London’s Crows have an irrefutable reputation as lords of the stage. A fierce live presence bringing their emotive punk to life has long been the standout facet of the band. Touring relentlessly, recording in live venues, and building a devoted fan base across Europe was, for a while, the day-to-day for the dedicated four-piece and with that in mind, it came as no surprise that the past few years were a roadblock for them. Luckily, now able to revive an album crafted pre-pandemic, the band are ready to pick up where they left off, seemingly still at the top of their game.
Presenting ‘Room 156’, the second single from their upcoming sophomore LP, Crows have refined the blend of thrashing punk and towering melodies that set them apart from their peers. As dark, grooving drums herald in the track, it becomes hard not to be hypnotised into an acute trance. With grinding bass and sharp guitars locking into an enrapturing interplay, singer James Cox is able to guide listeners into the gloomy world of their album, Beware Believers. Providing respite in the choruses, though, the band give a glimmer of hope as the chords turn triumphant and Cox sings, “Broken things let the light in”.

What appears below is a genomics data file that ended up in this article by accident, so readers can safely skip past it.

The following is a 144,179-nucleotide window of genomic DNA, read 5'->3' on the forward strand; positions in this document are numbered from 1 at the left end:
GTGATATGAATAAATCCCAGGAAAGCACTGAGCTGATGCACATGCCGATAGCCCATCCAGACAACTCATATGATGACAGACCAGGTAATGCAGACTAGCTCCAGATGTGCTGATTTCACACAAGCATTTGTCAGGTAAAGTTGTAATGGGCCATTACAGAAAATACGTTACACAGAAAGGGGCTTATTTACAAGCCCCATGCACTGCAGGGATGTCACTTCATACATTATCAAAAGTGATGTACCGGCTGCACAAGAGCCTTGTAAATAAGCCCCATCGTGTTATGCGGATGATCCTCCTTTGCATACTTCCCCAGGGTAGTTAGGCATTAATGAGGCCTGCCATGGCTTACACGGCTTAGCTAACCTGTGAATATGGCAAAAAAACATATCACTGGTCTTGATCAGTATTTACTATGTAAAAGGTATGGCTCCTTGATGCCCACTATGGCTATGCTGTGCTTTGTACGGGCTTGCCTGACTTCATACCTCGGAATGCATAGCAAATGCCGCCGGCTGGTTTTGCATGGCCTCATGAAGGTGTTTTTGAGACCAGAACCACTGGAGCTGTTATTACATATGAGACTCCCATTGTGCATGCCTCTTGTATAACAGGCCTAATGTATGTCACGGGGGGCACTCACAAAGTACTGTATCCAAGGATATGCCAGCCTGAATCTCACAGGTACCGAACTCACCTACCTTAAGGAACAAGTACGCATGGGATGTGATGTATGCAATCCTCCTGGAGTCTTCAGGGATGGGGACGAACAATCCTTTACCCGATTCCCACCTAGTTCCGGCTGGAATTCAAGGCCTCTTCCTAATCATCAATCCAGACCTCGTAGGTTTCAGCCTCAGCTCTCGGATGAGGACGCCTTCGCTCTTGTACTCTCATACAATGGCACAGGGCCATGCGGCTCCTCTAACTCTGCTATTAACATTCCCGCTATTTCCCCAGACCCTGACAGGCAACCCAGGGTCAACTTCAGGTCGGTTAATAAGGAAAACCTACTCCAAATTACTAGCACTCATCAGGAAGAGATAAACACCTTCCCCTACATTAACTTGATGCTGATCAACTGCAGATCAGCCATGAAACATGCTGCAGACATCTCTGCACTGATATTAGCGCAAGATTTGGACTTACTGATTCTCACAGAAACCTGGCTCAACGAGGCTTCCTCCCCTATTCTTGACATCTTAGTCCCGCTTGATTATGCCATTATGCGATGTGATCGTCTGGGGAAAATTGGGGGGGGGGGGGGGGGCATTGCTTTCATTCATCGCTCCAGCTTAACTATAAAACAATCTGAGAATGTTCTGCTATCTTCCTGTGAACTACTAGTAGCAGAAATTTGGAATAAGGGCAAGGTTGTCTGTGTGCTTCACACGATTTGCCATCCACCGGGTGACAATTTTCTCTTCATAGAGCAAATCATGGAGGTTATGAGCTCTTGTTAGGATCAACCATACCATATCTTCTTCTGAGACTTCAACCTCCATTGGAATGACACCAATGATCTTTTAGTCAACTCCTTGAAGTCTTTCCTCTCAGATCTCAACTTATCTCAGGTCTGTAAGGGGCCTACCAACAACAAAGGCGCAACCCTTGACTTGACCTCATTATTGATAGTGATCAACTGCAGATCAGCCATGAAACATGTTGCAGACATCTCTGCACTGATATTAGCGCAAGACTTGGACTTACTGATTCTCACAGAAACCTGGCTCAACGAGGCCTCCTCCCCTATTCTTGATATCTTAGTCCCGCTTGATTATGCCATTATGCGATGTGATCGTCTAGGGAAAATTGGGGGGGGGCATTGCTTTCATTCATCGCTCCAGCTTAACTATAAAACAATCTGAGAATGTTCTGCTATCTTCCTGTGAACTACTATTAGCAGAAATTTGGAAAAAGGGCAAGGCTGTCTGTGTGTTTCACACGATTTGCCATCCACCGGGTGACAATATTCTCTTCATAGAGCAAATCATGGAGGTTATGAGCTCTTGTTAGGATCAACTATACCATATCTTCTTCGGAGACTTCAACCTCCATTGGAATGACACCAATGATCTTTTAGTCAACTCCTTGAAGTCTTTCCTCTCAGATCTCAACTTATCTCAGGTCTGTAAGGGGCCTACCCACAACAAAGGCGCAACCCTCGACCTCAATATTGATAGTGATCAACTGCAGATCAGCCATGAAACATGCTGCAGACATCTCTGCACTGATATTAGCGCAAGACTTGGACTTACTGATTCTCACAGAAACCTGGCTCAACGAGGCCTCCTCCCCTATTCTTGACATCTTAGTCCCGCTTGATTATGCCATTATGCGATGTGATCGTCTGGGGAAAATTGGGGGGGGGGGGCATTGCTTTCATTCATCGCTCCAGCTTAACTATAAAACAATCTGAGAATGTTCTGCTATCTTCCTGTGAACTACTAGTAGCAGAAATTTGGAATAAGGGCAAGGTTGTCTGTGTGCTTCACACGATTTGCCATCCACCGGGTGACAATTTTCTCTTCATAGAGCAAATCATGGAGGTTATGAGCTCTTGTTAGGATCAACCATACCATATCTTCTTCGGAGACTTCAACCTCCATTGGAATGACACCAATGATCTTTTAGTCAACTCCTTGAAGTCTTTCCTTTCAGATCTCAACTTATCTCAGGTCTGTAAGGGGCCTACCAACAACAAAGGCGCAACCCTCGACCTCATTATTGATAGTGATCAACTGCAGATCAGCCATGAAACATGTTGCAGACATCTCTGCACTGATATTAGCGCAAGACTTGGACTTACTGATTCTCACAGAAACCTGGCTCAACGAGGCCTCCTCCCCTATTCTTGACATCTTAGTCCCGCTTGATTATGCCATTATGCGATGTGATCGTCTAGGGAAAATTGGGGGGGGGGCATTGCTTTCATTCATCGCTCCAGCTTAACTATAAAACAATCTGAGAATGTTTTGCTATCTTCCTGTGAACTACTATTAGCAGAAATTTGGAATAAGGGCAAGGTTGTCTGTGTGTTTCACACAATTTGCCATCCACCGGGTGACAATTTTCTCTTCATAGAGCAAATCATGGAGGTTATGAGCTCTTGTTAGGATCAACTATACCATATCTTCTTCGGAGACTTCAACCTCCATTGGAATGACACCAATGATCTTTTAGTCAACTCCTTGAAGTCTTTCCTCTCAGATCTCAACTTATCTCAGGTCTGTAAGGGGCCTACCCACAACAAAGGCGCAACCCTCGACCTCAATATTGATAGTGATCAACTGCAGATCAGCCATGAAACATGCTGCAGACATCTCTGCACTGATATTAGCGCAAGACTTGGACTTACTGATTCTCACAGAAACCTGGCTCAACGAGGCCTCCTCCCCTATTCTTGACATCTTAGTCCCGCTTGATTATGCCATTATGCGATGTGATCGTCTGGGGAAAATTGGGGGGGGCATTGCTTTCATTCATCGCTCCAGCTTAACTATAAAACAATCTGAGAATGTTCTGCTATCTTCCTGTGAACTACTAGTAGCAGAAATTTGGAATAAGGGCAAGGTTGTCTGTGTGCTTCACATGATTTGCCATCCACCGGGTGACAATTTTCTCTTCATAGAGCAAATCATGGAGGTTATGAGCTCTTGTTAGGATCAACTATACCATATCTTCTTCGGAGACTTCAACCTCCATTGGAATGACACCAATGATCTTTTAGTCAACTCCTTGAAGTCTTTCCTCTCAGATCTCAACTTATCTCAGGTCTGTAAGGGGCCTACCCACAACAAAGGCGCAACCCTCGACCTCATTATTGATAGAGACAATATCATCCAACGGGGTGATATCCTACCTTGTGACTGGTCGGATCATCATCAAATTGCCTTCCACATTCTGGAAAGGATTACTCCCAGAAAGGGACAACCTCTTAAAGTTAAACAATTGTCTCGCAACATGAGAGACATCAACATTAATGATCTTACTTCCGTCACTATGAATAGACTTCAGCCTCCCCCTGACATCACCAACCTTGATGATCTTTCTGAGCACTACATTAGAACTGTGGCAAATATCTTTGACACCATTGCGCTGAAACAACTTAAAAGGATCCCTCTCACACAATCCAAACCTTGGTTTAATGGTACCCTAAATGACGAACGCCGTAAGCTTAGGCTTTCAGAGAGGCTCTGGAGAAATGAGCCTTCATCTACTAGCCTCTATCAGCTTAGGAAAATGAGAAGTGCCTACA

In fact, it is exactly Cox’s lyricism and delivery that exemplify how much the band have grown. Taking from subject matters as varied as faith healers and murder hotels, ‘Room 156’ sees Cox punctuate the song with potent bursts of words. Melodic at times, stabbing at others, always authoritative, the vocals act like a flytrap, compelling you to get stuck in even if it distracts from all else. It seems that over the past three years, Crows have only gotten better at capturing their fervour and passion.
Words: Varun Govil // Photo: Jono White